Protestors chanted "racist, sexist, anti-gay! NYPD go away!" as they walked in a line led by three members of Grannies for Peace. At the rally outside 1 Police Plaza, speakers criticized recent and past actions of the police. (Last Monday, Deputy Inspector Anthony Bologna deployed pepper spray, apparently unprovoked, on several women and then, in a separate incident, on a news photographer.) The cops have prohibited the protestors from using sound amplifiers like megaphones, so demonstrators are employing a system called the People's Microphone: a speaker says a few words, which are repeated in shouts by those nearby, which are repeated by those a little farther back, until it has passed in a wave through the whole crowd. (It's charming but, ultimately, an exhausting way to communicate.) Speakers also asked the crowd to remain calm and peaceful, which it did—no one was arrested; much of the crowd marched back down to Zuccotti Park when the speeches ended shortly after 7 p.m. (Another march on Saturday across the Brooklyn Bridge resulted in the arrests of 700 people, the AP reported.)
Earlier in the day at the park, a crowd of hundreds grew over the afternoon into thousands. Many in the park said it was the largest attendance they'd seen since the protests began almost two weeks ago. Some were Radiohead fans responding to rumors earlier in the day that the band would play at 4 p.m. Some were press. ("There's probably $25 million of camera equipment in here," one reporter cracked to me.)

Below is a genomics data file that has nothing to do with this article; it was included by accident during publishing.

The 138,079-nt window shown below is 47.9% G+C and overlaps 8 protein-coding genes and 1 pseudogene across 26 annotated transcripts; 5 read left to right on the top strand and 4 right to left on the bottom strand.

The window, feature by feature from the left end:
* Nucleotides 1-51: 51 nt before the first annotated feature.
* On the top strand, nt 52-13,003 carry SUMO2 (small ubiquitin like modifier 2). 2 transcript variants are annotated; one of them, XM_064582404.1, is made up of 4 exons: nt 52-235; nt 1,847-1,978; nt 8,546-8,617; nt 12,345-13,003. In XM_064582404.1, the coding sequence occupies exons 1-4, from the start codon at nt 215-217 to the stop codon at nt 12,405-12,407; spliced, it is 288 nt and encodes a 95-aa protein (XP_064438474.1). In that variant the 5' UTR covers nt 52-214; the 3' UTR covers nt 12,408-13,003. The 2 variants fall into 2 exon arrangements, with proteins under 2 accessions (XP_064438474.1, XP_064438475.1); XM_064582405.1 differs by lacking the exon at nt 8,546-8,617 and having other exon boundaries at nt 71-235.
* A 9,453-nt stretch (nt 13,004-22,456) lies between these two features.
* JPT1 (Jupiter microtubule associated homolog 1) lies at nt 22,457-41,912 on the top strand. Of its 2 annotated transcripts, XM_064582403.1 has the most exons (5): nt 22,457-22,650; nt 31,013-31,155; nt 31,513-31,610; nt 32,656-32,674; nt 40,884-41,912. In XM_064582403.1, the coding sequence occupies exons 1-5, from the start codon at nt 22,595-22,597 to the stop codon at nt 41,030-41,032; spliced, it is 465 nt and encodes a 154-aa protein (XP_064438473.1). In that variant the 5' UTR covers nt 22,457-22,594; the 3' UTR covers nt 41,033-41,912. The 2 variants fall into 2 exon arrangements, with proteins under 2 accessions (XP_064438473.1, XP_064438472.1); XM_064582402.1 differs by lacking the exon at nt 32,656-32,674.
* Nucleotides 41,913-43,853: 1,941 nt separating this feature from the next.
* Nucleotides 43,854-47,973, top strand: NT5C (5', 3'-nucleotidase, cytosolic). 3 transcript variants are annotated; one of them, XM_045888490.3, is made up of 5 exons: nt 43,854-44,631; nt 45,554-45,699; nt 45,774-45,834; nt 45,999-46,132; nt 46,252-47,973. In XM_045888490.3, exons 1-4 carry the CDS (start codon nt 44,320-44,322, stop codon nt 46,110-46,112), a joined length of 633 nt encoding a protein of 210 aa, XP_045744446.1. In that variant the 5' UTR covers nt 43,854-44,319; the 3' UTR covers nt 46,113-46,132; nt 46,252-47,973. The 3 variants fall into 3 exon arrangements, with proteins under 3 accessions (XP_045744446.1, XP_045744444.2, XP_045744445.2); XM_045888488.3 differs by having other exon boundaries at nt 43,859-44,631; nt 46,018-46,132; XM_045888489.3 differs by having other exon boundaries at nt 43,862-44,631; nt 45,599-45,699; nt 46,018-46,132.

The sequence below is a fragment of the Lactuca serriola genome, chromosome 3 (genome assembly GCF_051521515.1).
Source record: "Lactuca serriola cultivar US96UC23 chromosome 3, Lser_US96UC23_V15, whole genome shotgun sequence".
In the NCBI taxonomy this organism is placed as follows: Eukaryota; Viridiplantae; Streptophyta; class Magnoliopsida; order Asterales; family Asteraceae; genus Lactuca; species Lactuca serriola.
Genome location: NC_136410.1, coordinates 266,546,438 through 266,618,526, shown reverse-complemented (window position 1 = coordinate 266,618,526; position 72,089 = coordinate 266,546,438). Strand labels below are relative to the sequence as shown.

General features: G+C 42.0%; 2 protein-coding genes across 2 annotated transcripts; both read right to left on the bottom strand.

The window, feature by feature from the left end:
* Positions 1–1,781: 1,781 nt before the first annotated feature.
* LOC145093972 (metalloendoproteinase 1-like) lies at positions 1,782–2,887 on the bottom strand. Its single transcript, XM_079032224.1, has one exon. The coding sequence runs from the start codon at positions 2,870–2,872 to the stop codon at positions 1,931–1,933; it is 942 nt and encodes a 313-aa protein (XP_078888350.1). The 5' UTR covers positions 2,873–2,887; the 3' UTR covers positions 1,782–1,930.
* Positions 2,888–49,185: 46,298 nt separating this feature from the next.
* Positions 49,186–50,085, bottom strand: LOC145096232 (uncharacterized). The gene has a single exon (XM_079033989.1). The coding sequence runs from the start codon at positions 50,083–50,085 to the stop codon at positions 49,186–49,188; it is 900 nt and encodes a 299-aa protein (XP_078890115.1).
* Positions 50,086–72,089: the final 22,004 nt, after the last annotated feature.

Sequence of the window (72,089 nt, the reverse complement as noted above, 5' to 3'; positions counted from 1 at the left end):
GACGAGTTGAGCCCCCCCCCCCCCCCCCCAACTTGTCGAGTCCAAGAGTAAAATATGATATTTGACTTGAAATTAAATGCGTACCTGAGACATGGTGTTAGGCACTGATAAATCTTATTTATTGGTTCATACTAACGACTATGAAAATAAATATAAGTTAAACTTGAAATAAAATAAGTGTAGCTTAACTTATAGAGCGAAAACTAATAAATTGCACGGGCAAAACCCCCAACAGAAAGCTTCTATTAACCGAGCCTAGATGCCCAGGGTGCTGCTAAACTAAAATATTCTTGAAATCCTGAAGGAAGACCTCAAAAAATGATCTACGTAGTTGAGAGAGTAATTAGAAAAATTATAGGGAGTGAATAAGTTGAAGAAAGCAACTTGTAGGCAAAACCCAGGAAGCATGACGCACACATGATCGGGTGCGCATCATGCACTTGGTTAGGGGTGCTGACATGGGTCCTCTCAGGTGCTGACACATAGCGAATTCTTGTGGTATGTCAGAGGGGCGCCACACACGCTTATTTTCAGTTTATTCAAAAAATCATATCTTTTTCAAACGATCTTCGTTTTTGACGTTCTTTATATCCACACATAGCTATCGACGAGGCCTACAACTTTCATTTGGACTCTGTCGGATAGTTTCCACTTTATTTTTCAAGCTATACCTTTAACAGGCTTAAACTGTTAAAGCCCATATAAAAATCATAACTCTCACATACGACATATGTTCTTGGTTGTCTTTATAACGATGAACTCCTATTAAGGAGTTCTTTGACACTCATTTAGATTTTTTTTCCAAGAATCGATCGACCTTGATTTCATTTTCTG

A halal-food vendor, a smoothie cart and several hot dog guys surrounded the park, but deeper into its heart there was a food station with milk crates full of canned goods, plastic tubs of apples, bowls of candy, pots of black beans and corn cobs, and of course several jars of peanut butter. Nearby are the camps of the few hundred people who are living in the park, the true occupiers with their messes of tarps, cardboard, blankets and mattresses. Many slept through the afternoon. A few of them looked like ordinary, non-revolutionary homeless people.
There were drummers at the west and east ends of the park, acoustic guitar players scattered throughout. There was a topless woman and several dogs. A truck bearing the WikiLeaks logo circled the site. Clumps of brightly colored flowers are scattered throughout. And it's loud, of course, a mix of indecipherable shouting from the People's Microphone, banged drums, strummed strings, the squeaks of breaking buses, revolutionary chatter, chopping helicopter blades, the honks of isolated horns.
Some are also urging the movement to broaden. Their new slogan? "Occupy Everything."